The loss of a beloved pet is a profoundly emotional experience, leaving an indelible void in the lives of those who cherished their four-legged companions. The bonds we share with our animals are woven with memories, laughter and the unspoken language of unconditional love.
As the inevitable cycle of life takes its course, some owners are faced with a profound question: How long should one wait after losing a pet to welcome another into their heart and home?
“Grieving takes a lot of mental, physical, and emotional energy ― and so does bonding with a new pet,” Judith Harbour, a veterinary social worker at Schwarzman Animal Medical Center in New York City. “If a person is not ready, they might not have emotional space for the new pet or for grieving the one who died. This can complicate grief and make it difficult to continue adjusting to the loss.”
She added that bonding with a new animal companion is challenging if you don’t have enough emotional bandwidth. Jennifer Breslow, a psychotherapist who specializes in pet loss counseling, similarly noted that grieving pet owners might feel as though they are betraying their late pet by forming a new relationship with another animal before they’ve adequately grieved.
“The death of a pet is a devastating loss and people often feel overwhelmed by the emptiness and void they feel when their pet is gone,” she said. “The impulse to fill that hole can be strong, and it might be tempting to quickly get a new pet to fill it and avoid the pain and sadness that comes with grief. But this isn’t fair to you or the new pet. If a new pet is brought home too soon, you may start having feelings of resentment that this new pet acts in different ways or has a different personality than the pet that passed.”
So when is the right time to bring another pet into your life after losing a beloved furry friend? How can you know you’ve reached that point? And what’s the best way to work through your grief? Harbour, Breslow and other experts share their advice below.
Understand there’s no set timeline.
“The amount of time to wait after losing a pet to bring another one into your life is going to be different for everyone,” Breslow said. “Generally though, the right time is when you have adequately grieved and processed the loss of the first pet.”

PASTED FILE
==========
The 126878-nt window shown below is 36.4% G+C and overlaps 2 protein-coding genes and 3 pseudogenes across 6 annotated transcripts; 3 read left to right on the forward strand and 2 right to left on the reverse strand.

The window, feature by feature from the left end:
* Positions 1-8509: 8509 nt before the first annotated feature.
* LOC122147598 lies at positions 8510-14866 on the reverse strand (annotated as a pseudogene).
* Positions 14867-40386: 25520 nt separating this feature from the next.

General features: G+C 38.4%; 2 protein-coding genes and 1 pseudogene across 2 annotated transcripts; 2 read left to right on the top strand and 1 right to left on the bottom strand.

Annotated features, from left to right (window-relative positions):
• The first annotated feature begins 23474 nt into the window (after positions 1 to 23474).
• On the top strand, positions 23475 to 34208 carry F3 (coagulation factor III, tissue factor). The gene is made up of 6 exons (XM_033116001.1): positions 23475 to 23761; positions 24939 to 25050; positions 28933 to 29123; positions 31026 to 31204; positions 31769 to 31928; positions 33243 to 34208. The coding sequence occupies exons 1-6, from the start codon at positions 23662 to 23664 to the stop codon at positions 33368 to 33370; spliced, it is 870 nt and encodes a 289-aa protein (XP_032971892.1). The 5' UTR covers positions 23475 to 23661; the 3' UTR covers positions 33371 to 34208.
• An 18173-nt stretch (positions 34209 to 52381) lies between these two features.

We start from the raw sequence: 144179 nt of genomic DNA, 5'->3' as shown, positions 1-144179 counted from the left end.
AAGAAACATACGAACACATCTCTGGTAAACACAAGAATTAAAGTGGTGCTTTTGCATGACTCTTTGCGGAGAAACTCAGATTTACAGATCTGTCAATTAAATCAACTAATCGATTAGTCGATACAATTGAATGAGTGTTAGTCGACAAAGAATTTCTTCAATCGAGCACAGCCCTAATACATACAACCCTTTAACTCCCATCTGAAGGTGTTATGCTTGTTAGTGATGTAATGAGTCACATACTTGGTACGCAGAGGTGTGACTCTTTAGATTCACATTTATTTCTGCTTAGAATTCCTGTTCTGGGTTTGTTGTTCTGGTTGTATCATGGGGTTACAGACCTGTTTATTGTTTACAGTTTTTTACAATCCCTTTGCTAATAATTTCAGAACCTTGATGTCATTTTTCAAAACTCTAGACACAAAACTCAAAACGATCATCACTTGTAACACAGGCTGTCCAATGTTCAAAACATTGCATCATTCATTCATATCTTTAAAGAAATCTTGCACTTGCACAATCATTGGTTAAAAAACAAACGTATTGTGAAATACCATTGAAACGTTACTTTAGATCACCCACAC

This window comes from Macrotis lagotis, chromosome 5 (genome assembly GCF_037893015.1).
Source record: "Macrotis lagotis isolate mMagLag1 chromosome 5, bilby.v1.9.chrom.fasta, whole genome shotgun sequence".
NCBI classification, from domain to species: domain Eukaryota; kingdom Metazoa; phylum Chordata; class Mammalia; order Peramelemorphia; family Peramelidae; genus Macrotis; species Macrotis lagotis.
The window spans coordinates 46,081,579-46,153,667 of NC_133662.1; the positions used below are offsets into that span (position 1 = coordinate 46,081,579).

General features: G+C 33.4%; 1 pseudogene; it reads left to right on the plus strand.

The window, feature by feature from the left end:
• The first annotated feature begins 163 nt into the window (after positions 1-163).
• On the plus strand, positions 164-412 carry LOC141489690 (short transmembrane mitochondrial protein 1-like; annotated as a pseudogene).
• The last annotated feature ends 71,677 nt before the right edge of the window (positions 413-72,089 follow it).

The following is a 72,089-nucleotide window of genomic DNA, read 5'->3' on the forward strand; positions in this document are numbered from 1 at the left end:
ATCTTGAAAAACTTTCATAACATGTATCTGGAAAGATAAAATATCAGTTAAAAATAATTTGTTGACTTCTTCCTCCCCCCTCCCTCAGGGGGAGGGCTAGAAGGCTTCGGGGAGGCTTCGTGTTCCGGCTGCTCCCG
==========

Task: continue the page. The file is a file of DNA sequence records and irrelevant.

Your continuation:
Some pet owners might feel ready to embrace a new animal companion after a matter of days, while others wait years. It’s a highly personal process with no set timeline.
“The length of time to move through grief varies for every person, but in my experience it’s more likely to be several months rather than weeks,” Breslow added. “Our culture doesn’t really acknowledge how significant a loss it can be to lose a pet. So sometimes there is a tendency for well-meaning people ― especially those who may not have had their own experience with the human-animal bond — to suggest getting a new pet as a way to move forward from the loss. You don’t need to listen to them.”
While it’s true that the companionship of new pet can help with the healing process, only you will know when you’re ready to take that step.
“So really check in with yourself and make sure you have allowed yourself the time and space to adequately grieve,” Breslow said. “Remember that grieving is a process that takes time and is filled with a mess of uncomfortable feelings. But it is temporary and a normal human response to a significant loss.”
Allow yourself to feel and process your grief.
“Grief doesn’t have a timetable, unfortunately, and while each loss is unique to the shared relationship, there are stages of grief for pet loss just like there are for humans,” said Colleen Rolland, a pet loss grief specialist at the Association for Pet Loss Bereavement.
She pointed to the work of APLB founder Wallace Sife, who identified five stages of pet grief: 1. Shock, disbelief and denial. 2. Anger, distancing and alienation. 3. Guilt. 4. Depression. 5. Resolution.
“By becoming aware of the stages, people are provided with a valuable ‘road map’ of what to expect as they navigate their grief journey,” Rolland said, noting that the framework helps normalize painful emotions. “But each person experiences them in a unique and personal manner.”
You might be able to move through the stages more quickly if you were able to say goodbye to your animal after a prolonged period of decline and anticipatory grief versus losing them in a sudden accident.